Today, on our All Songs +1 podcast, we're doing something a bit different. It's a conversation between two people we love, Sharon Van Etten and Mimi Parker from the band Low, about being a mom and being in a rock band.
Mimi and her husband Alan Sparhawk have been playing as the band Low for more than twenty years and they've just put out their eleventh studio album Ones and Sixes. They have two children, Hollis and Cyrus. Sharon's been a fan of Low since she was about fifteen years old, and she's now at a point in her life and her career where she envisions two seemingly opposing desires coming into conflict: touring as a musician and raising children.
You can hear Sharon talk with Mimi about what it's like to raise a family on the road in the All Songs +1 podcast on this page, and read quotes from the conversation below.
On being a musician and a parent:
Sharon Van Etten: I'm in my 30s, and thinking about having a family. My music is the center of my world. And it's not really talked about — I don't feel like — enough in the music industry, but it's harder for a woman to have a child on the road than a man, because there are roles already in place and it's easier for the woman to stay at home ... but what if you are the touring musician?
Mimi Parker: I think I was really fortunate that Alan was there. It's a partnership. I have an amazing picture of when Hollis was just starting to walk, and we were on tour, backstage, and she's standing there and you see literally five sets of hands around her, everybody waiting to catch her ... Everybody just kind of stepped up. On tour, she was everybody's baby.
On being married to a bandmate:
SVE: I can't imagine being married to your bandmate, and that changing the dynamic, and maybe changing your role, if they came along ...
MP: It does .... There's the marriage and the band. Honestly, they're kind of one and the same thing at this point. But when the kids come in ... I'm "mom" again. "Mom" is a lot more work than just drummer in the band.
On touring with kids for the first time:
MP: Hollis came along, and it was within 10 months, we were back on the road again ... I think if we'd really thought it through, we never would have done it. But we didn't really think it through. We just kind of gathered all our
stuff, the Pack 'n Play, and we just kind of hit the road and made it work. And she, Hollis, really hated being in her car seat. There was a lot of screaming ... And I was still breastfeeding, and everything.
SVE: Well how do you do that backstage or in the van? How do you even find time, or make the routine?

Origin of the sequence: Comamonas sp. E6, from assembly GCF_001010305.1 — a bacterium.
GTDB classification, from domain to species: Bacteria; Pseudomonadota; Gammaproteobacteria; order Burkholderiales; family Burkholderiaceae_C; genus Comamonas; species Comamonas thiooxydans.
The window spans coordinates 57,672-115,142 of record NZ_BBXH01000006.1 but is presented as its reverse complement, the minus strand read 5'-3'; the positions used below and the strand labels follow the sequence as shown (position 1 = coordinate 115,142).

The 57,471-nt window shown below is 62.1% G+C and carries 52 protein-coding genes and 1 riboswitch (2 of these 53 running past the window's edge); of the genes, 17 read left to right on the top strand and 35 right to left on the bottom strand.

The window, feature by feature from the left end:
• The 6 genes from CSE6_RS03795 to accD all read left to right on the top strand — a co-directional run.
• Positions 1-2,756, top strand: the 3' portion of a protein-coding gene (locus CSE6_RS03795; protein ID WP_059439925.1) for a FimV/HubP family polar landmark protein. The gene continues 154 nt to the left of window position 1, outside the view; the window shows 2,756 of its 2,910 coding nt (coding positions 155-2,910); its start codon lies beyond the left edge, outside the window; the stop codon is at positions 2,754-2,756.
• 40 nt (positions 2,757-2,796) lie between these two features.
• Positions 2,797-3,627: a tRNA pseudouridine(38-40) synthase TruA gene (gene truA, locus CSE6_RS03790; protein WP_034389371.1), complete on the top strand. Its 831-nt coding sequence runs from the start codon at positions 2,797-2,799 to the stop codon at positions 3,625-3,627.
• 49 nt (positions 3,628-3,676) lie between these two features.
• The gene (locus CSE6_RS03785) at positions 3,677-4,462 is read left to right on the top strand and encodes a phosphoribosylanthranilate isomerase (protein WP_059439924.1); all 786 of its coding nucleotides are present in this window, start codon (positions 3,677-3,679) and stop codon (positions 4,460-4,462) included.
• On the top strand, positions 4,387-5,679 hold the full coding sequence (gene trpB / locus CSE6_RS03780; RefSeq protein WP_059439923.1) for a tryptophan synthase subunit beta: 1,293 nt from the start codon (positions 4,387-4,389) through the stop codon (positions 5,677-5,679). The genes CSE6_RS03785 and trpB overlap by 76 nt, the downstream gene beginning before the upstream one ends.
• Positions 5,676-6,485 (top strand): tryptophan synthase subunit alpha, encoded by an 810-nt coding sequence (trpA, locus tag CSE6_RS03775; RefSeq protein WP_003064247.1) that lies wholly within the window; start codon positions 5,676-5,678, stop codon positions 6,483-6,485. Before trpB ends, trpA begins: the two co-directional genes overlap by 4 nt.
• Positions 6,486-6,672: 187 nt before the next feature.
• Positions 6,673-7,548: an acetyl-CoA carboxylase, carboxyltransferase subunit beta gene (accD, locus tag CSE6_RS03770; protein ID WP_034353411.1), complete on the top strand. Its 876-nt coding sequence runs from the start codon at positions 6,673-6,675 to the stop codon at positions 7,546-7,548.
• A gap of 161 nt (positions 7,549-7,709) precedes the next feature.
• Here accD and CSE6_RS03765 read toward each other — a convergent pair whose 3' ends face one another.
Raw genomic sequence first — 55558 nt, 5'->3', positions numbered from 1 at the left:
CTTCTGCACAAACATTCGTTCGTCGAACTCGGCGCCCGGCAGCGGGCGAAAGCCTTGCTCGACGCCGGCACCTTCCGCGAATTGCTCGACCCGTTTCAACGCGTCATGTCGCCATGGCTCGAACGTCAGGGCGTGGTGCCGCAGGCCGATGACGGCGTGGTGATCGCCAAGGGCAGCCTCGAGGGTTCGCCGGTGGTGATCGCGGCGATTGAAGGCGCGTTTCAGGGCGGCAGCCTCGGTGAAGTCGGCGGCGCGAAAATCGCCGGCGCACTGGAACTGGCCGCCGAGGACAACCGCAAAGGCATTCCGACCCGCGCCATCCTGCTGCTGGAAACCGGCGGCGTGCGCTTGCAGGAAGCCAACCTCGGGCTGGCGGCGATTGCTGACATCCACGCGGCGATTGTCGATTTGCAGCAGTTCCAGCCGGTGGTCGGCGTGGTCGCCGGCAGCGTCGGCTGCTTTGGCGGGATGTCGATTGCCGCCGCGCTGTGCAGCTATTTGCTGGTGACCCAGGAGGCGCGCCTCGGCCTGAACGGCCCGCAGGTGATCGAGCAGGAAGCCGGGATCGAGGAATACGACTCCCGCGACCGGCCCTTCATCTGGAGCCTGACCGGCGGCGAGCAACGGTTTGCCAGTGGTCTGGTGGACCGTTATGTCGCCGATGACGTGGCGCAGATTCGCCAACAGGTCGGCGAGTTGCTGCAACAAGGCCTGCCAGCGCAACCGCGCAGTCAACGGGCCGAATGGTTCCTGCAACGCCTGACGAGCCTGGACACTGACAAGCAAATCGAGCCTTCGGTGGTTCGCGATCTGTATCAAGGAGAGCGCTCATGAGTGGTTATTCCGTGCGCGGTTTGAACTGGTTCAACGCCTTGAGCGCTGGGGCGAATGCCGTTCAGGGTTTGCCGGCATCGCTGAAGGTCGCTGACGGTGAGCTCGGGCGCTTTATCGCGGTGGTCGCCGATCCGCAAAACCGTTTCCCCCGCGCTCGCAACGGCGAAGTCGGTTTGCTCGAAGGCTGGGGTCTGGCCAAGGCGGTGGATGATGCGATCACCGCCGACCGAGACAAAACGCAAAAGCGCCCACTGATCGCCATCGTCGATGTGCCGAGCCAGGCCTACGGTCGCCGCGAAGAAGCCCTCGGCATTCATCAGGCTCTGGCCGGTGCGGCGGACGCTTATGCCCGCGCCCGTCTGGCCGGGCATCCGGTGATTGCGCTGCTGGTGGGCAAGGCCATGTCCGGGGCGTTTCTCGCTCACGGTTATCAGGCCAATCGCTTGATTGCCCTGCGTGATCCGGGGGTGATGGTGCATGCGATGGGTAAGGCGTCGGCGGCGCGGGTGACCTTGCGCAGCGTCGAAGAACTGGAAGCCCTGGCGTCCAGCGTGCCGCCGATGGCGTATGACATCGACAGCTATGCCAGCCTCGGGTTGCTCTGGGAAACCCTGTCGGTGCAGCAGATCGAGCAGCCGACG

MP: It's kind of ridiculous. You set up the Pack 'n Play in the backstage ... You know backstage. It's filthy. And sometimes it's really small. And we'd set her up back there ... I'd feed her and I'd run up and play, and [then] come back down and maybe she'd be sleeping. It was kind of chaos.
On baby's first onstage cameo:
MP: One show in Seattle, it was Bumbershoot, I think ... the audience was all dark, and the lights were down, and my friend was watching [Hollis] to the side of the stage, and all of a sudden she just let her go, and Hollis wandered
onto the stage, because she couldn't — the audience was silent — she didn't know anybody was there, and she just came out, and put her arm around my leg ... As soon as the song was over, the applause, and she was shocked.
On having working musicians as parents:
MP: They both seem to really love music. Hollis is playing guitar, and Cyrus is playing drums ... Before I came here today, I asked Hollis "What are your ideas, what would you say if somebody asked you what you think about your mom and dad going on tour, or your mom going on tour," and she said, "Well, she's gotta work!" That was her comment. "She's got to work. She's going to work."
On introducing kids to the industry:
MP: I'd be real honest with them, and tell them it was a lot of hard work. The career that we've been able to have is pretty rare, and I'd tell them that: "If you want do this, great. Do it. Try it, but it's gonna be a lot of hard work and there's gonna be a lot of heartbreak. But I think it's worth it."
On the future of music:
SVE: It's not getting any easier, that's for sure .... I don't know about the physical world of music, so that's a whole other thing, and touring is getting much harder. There's a lot more competition to even get a venue, even for
established bands, booking over a year out for certain venues. It's really tough .... I love music, but I'm very curious about what's gonna happen over the next 10 years, with having a real life and working on music and pursuing it as a career and a passion.